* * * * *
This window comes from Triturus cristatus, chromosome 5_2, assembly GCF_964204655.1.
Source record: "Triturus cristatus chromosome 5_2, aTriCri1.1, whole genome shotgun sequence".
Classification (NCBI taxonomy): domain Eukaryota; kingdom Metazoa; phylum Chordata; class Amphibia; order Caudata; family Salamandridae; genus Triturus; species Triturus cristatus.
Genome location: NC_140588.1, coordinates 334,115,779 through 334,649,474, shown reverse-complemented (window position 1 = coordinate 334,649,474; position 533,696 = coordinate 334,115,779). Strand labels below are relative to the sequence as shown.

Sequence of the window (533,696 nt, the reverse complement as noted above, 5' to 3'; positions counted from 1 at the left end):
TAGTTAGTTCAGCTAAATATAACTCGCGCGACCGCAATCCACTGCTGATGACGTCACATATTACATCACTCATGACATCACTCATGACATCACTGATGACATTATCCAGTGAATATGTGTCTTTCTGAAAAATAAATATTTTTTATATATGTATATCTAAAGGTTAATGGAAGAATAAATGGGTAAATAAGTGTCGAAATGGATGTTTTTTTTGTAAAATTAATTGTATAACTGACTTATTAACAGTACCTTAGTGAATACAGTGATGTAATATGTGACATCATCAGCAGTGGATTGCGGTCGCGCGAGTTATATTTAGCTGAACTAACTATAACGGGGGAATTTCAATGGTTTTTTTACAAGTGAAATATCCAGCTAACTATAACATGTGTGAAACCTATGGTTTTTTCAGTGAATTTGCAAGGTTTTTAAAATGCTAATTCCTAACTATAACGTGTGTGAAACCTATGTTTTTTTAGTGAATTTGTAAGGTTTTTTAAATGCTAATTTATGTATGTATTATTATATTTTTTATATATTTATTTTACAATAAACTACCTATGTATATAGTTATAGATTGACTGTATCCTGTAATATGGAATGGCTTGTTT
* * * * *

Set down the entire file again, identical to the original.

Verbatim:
This window comes from Triturus cristatus, chromosome 5_2, assembly GCF_964204655.1.
Source record: "Triturus cristatus chromosome 5_2, aTriCri1.1, whole genome shotgun sequence".
Classification (NCBI taxonomy): domain Eukaryota; kingdom Metazoa; phylum Chordata; class Amphibia; order Caudata; family Salamandridae; genus Triturus; species Triturus cristatus.
Genome location: NC_140588.1, coordinates 334,115,779 through 334,649,474, shown reverse-complemented (window position 1 = coordinate 334,649,474; position 533,696 = coordinate 334,115,779). Strand labels below are relative to the sequence as shown.

Sequence of the window (533,696 nt, the reverse complement as noted above, 5' to 3'; positions counted from 1 at the left end):
TAGTTAGTTCAGCTAAATATAACTCGCGCGACCGCAATCCACTGCTGATGACGTCACATATTACATCACTCATGACATCACTCATGACATCACTGATGACATTATCCAGTGAATATGTGTCTTTCTGAAAAATAAATATTTTTTATATATGTATATCTAAAGGTTAATGGAAGAATAAATGGGTAAATAAGTGTCGAAATGGATGTTTTTTTTGTAAAATTAATTGTATAACTGACTTATTAACAGTACCTTAGTGAATACAGTGATGTAATATGTGACATCATCAGCAGTGGATTGCGGTCGCGCGAGTTATATTTAGCTGAACTAACTATAACGGGGGAATTTCAATGGTTTTTTTACAAGTGAAATATCCAGCTAACTATAACATGTGTGAAACCTATGGTTTTTTCAGTGAATTTGCAAGGTTTTTAAAATGCTAATTCCTAACTATAACGTGTGTGAAACCTATGTTTTTTTAGTGAATTTGTAAGGTTTTTTAAATGCTAATTTATGTATGTATTATTATATTTTTTATATATTTATTTTACAATAAACTACCTATGTATATAGTTATAGATTGACTGTATCCTGTAATATGGAATGGCTTGTTT